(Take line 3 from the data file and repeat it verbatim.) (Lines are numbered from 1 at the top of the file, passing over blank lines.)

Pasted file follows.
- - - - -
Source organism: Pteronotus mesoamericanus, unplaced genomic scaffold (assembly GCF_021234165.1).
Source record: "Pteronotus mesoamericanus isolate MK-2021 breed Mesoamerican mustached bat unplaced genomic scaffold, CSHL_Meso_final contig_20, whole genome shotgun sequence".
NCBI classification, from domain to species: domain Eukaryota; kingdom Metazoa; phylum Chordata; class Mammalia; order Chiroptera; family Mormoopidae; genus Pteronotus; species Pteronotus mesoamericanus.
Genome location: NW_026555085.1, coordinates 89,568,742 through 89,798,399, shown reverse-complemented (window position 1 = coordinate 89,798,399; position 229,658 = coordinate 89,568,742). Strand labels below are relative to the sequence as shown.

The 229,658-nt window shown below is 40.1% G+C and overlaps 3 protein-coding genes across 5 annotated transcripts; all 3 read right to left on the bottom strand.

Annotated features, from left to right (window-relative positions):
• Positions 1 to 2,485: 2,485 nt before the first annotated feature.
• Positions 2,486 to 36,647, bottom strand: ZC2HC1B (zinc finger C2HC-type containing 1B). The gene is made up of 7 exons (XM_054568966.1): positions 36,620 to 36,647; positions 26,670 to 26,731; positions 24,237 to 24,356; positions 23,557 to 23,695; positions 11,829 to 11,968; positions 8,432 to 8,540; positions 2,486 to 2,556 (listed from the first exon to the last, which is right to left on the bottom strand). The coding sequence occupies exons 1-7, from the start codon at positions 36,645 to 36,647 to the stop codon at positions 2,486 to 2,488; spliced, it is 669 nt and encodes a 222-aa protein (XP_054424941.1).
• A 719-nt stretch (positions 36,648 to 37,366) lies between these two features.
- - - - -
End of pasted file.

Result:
NCBI classification, from domain to species: domain Eukaryota; kingdom Metazoa; phylum Chordata; class Mammalia; order Chiroptera; family Mormoopidae; genus Pteronotus; species Pteronotus mesoamericanus.